Debates are being sparked across the country over what, if anything, the government should do in response to the recent surge in popularity of the psychoactive herb known as kratom. Hailed by its proponents as a miracle drug, kratom is a tropical evergreen tree in the coffee family that grows in the rainforests of Southeast Asia. In the West, it is typically sold in the form of finely ground leaf powder, which is then brewed into tea or made into capsules. A typical dose can cost less than 50 cents. Kratom contains a medley of psychoactive and medicinal alkaloids, the primary effects of which include pain relief, muscle relaxation, and mild paradoxical stimulating/sedating effects on the central nervous system. Users claim it to be the most effective solution available for pain relief, without the severe side effects of opioid painkillers or even those of over-the-counter drugs like acetaminophen. Additionally, since its mechanism of action in the brain is somewhat similar to that of opioids, it has been widely used with great success for the treatment of opioid withdrawal. Many believe it holds the key to solving the opioid crisis, freeing addicts from the withdrawal symptoms that keep them stuck and providing a far less risky alternative to prescription painkillers for those who need them.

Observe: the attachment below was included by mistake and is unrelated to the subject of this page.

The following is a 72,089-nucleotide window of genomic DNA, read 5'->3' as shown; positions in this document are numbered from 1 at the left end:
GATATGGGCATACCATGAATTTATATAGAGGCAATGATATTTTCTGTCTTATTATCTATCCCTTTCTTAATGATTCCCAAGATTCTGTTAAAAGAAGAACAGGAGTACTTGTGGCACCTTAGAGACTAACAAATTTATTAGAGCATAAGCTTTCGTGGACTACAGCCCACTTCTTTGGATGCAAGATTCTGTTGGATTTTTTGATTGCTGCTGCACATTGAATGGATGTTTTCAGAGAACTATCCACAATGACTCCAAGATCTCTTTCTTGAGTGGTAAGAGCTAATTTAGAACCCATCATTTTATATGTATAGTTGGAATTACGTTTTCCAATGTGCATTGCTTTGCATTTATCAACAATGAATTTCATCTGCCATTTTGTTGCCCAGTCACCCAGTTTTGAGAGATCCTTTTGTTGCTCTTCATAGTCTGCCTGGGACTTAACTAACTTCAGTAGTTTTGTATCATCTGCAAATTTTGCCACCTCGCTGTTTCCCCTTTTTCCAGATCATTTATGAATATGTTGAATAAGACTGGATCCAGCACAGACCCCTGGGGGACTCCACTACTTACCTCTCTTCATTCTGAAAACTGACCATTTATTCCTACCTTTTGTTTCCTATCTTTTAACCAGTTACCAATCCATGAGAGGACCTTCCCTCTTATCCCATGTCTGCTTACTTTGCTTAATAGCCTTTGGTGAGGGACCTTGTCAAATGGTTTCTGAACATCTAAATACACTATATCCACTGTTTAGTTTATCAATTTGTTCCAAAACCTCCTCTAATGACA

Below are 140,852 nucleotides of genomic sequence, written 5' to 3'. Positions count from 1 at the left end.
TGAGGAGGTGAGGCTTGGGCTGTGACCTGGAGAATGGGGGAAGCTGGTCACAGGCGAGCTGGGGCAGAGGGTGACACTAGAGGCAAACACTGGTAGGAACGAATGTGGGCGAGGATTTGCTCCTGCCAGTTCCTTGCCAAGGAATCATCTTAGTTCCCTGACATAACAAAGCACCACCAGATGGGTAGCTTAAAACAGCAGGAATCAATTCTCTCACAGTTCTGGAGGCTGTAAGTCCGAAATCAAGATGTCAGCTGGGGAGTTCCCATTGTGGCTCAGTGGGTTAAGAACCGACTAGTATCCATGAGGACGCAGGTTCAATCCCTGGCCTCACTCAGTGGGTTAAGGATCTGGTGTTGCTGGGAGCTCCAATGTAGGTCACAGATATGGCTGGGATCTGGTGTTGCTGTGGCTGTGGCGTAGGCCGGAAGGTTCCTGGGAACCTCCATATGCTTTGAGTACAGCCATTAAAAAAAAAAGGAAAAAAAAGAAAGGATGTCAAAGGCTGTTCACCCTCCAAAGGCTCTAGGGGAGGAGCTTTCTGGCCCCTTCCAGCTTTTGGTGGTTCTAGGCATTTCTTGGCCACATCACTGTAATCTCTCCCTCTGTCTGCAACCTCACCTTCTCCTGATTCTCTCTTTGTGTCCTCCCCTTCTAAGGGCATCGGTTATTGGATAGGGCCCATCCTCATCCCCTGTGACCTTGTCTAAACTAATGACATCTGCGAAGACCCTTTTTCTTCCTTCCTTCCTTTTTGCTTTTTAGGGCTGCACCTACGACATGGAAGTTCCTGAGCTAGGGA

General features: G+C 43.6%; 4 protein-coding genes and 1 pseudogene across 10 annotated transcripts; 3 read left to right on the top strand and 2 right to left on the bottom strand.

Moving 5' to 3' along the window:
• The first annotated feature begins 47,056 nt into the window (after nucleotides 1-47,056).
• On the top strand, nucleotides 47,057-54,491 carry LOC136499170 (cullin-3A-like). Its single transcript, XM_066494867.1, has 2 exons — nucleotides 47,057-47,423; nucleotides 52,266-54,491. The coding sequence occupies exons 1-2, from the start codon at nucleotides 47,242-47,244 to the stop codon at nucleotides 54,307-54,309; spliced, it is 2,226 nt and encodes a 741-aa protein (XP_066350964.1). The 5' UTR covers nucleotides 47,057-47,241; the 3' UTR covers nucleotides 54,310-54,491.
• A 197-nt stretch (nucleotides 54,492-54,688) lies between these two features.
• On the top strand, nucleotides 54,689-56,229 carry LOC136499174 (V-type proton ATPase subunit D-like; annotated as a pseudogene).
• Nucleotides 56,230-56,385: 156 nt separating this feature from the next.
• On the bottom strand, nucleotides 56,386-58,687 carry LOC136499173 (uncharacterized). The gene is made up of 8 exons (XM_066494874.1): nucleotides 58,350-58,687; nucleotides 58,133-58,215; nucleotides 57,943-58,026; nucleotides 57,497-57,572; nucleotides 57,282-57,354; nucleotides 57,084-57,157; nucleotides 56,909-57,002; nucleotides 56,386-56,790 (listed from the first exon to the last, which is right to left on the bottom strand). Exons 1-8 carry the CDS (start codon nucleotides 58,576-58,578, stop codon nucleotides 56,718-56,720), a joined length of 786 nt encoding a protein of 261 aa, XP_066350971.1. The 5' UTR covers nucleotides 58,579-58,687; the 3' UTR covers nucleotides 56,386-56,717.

Despite this, many government agencies have expressed concern about kratom as a drug of abuse and have moved to ban it. In 2016, the United States DEA announced its intention to place kratom in Schedule I of the Controlled Substances Act, the same class as heroin and LSD. After a massive public and scholarly outcry, the DEA rescinded its plans. However, since then, many state government bodies have moved to ban the drug, and it is currently illegal in Alabama, Arkansas, Wisconsin, Vermont, Rhode Island, and Indiana. Furthermore, the FDA under Commissioner Scott Gottlieb has been pushing the DEA to act on a federal level. This has been accompanied by misleading and sensationalist claims, such as when the Ohio Board of Pharmacy said that most users are injecting the herb (which is impossible), or when the FDA released a list of “kratom deaths” in which every single individual minus one had another easily identifiable cause of death listed (the kratom in their system was coincidental). The misinformation, fear-mongering, and brash, hasty reactions calling for a flat-out ban are eerily reminiscent of the 20th century “reefer madness”; ironic considering that the US is just finally emerging from that misstep now. Stay tuned for more in-depth write-ups on the subject, but here’s the quick run-down on why the feds are dead wrong: